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Table 2 Example table showing results of a quality appraisal for two quality of life (QoL) studies using the McMaster Critical Review Form for quantitative studies [45]

From: Describing the outcomes of dysvascular partial foot amputation and how these compare to transtibial amputation: a systematic review protocol for the development of shared decision making resources

  Aim + background Study design Sample Outcomes Intervention Results Conclusion
Study A B C D E F G H I J K L M N O P
Boutoille et al. [46]    Case-control 34    Y Y     Y     
  Reviewer comments: Unclear description of aim and background. New results were presented in the discussion. QoL in the partial foot and transtibial amputee cohorts were compared to non-amputee cohort with foot ulceration but not to each other. Detailed sample demographic information was not provided. Co-intervention: the foot ulcer group was receiving active treatment while the amputee group had completed rehabilitation. Power bias present in assessment of capacity for inclusion, as the participants’ doctor decided if they were able to complete the survey. High risk of type-1 error due to multiple t tests employed. Large variability in the results, making it difficult to detect meaningful differences.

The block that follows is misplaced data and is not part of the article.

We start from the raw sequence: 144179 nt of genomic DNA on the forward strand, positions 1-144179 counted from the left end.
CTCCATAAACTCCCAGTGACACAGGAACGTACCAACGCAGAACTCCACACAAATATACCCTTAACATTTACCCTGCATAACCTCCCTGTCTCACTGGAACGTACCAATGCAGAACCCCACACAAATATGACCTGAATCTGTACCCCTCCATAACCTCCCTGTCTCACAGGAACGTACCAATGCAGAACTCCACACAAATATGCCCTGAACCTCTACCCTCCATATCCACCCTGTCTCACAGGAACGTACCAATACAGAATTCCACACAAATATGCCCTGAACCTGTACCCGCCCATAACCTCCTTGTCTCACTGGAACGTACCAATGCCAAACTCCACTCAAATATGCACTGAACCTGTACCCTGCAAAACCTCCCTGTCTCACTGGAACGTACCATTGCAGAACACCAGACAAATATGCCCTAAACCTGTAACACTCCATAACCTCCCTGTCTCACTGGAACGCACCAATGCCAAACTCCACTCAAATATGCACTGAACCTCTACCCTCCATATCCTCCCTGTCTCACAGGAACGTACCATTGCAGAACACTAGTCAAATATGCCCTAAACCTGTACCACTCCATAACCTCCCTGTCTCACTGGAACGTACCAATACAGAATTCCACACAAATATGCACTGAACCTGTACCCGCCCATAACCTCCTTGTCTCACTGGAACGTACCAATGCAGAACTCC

Peters et al. [43] Y Y Case-control 124 Y   Y Y     Y   Y   
  Reviewer comments: Control bias: the case and control groups were significantly different in terms of: gender, duration of diabetes, and degree of neuropathy. QoL assessed with Sickness Impact Profile, focusing on functional status. Data pooled for persons with transtibial and transfemoral amputations (high level) and all levels of partial foot amputation (mid-level). A large variability in the results makes it difficult to detect meaningful differences. High chance of a Type 1 error given between group comparisons of multiple dependent variables.
  1. Quality assessment items from McMaster University Critical Review Form—quantitative studies are listed as per the following key: A: Was the study purpose stated clearly?; B: Was relevant background literature reviewed?; C: Study design; D: Sample size (n) and the number of cases versus controls as applicable; E: Was the sample described in detail?; F: Was sample size justified?; G: Were the outcome measures reliable?; H: Were the outcome measures valid?; I: Was intervention described in detail?; J: Was contamination avoided?; K: Was co-intervention avoided?; L: Were results reported in terms of statistical significance?; M: Were the analysis method(s) appropriate?; N: Was clinical importance reported?; O: Were dropouts reported?; P: Were conclusions appropriate given study methods and results? Note: For clarity, only questions with affirmative responses have been shown
  2. aNumber of cases versus controls